Triple Nuts 1/144 Yak-28P Firebar
By Matt Bittner
The Yakovlev Yak-28 was a swept-wing, turbojet-powered combat aircraft produced initially as a tactical bomber. There were other versions produced, of course, including the Yak-28P, codenamed "Firebar" in the west. This version was the long-range interceptor by omitting the internal weapons bay and putting in additional fuel tanks in its place, and adding the "Oriol-D" radar which was compatible with the R-98 (AA-3 "Anab") air-to-air missile. There were about 435 built and were produced until 1967.
The Triple Nuts 1/144 Yak-28P "Firebar" consists of 37 pieces of 3-D printed resin and a clear-resin canopy. There are decals for two Yak-28Ps ("Blue 01" and "Red 52"), both Soviet, naturally. Since the instructions are written in Japanese I don't know what squadrons these flew with. Plus, since I haven't used them am unsure if the images are printed on a continuous piece of decal material or not. But personally, that doesn't matter because I cut all decals from all manufacturers as close to the image as possible.
I mentioned in my Triple Nuts 1/144 JF-17 review that the first releases from Triple Nuts appeared to be printed by Shapeways; whether that's true or not I'm not sure but it appears that way, having other Shapways-produced items. I mention that because this release from Triple Nuts uses a different 3-D "printer", or "company", because the print is a lot cleaner, a lot smoother, and the sprue gates are in a different design. I definitely like this print more than the other prints from Triple nuts I have.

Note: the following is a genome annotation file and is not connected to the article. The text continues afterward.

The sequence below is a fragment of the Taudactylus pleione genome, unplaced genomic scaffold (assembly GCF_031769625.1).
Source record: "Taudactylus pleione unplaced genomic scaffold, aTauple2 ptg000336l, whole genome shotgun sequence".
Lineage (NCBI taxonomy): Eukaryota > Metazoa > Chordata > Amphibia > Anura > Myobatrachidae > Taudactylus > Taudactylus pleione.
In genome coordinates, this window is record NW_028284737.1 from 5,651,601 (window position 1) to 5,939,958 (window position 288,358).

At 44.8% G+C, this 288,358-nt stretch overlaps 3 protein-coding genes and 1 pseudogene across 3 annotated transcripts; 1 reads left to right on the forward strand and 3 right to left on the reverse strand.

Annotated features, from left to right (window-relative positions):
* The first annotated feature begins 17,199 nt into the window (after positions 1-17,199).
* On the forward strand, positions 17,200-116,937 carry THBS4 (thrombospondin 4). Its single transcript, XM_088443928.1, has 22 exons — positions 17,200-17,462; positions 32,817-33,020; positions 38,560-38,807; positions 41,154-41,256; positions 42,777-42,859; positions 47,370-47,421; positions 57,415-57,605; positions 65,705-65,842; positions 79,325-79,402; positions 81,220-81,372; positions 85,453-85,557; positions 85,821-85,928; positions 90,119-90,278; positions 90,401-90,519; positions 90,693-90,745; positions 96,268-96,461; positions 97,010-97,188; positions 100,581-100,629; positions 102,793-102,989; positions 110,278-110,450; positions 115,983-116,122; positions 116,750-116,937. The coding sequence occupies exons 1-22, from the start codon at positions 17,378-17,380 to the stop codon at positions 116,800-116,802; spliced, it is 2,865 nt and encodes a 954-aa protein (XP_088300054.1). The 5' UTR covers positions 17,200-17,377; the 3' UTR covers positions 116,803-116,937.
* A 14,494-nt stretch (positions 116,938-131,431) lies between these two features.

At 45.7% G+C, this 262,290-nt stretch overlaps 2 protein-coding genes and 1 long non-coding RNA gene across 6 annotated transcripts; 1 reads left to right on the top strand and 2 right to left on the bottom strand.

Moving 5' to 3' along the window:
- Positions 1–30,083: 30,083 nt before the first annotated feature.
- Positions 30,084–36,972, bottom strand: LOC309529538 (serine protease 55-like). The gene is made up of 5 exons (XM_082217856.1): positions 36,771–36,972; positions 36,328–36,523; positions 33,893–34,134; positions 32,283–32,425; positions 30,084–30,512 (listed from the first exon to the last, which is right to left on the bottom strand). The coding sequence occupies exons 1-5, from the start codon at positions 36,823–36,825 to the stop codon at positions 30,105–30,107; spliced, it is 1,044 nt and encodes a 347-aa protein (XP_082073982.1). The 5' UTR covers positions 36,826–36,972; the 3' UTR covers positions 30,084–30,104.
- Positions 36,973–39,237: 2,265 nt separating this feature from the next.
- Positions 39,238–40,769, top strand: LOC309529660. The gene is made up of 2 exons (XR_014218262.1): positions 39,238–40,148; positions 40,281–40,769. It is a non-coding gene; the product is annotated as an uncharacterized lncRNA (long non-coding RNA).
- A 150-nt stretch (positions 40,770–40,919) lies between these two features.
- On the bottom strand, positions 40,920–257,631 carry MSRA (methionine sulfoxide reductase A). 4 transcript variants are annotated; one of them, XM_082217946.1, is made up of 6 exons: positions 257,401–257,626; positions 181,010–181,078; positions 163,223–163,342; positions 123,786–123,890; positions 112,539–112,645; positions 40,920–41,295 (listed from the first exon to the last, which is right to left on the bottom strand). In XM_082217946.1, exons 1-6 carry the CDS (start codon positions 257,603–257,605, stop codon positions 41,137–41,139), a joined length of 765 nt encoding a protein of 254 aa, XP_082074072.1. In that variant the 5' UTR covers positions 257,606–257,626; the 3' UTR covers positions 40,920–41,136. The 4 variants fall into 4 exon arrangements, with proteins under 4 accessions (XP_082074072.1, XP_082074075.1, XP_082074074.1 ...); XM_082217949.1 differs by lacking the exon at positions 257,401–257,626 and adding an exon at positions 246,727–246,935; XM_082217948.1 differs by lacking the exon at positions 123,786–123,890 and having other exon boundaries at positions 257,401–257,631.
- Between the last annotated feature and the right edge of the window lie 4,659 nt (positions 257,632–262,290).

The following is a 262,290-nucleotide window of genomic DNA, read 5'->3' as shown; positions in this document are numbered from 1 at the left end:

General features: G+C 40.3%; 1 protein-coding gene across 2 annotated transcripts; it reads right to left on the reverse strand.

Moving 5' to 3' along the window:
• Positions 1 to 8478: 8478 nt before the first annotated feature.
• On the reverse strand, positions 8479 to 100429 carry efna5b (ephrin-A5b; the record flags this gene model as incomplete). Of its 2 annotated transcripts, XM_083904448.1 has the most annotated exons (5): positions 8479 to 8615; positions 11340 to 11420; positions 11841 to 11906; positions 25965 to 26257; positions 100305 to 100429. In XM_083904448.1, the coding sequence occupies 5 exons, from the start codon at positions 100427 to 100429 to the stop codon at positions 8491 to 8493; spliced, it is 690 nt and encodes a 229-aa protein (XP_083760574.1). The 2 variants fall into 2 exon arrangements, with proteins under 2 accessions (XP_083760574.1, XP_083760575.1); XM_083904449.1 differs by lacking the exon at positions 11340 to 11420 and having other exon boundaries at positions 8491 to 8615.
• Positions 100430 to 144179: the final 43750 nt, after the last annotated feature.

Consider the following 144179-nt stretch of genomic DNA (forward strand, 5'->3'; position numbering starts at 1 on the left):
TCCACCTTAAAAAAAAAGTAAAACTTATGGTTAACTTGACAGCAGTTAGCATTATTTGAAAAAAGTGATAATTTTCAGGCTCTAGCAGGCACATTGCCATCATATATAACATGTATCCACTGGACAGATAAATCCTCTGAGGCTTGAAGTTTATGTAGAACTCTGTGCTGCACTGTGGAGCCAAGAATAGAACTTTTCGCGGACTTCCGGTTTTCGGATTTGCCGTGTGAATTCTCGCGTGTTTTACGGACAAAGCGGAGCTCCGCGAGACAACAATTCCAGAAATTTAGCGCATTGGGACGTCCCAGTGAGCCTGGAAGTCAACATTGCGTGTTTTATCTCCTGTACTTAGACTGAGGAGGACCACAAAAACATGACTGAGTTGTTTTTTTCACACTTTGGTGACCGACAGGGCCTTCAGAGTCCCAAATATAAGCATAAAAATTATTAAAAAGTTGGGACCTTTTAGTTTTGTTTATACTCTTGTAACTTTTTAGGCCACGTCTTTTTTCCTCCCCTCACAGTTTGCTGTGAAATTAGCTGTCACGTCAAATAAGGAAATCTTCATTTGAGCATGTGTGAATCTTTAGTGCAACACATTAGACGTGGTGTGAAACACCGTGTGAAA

Construction is a little different than most. The only items added to the cockpit are two ejection seats without seat belts. Once those are added (and maybe the cockpit painted before) then the wings are added in the first step. The next step has you add the engine fronts to the engine pods to those assemblies are added to the wings. Step 3 has you add the rear fuselage along with the tail pieces and the exhausts to the rear of the engine pods.
Here is where I may go in a different direction with construction. Instead of adding the wings prior to adding the rear fuselage to the front, I may build the fuselage first, then worry about adding the wings/engine pods and tail surfaces after. One thing depending on this is how the fuselage pieces go together. I'm guessing because of the limitation of the 3-D print is why they broke the fuselage up into a front- and rear-half.
Step 4 of the instructions is where you add all the bits to the bottom of the aircraft. Landing gear and gear doors, missiles, pitot tubes, etc. Everything that would be best left off until after painting and decaling.
As far as I know, this is the only kit available in 1/144 for the Yak-28P Firebar. Buy in confidence, though, because this truly is an excellently printed model, one that will definitely look great in your display space and definitely will result in comments from the contest room. I'm definitely looking forward to working on this model. Note that MAKO Models International is one of the "official" stockists of Triple Nuts kits. These kits are available from their eBay store.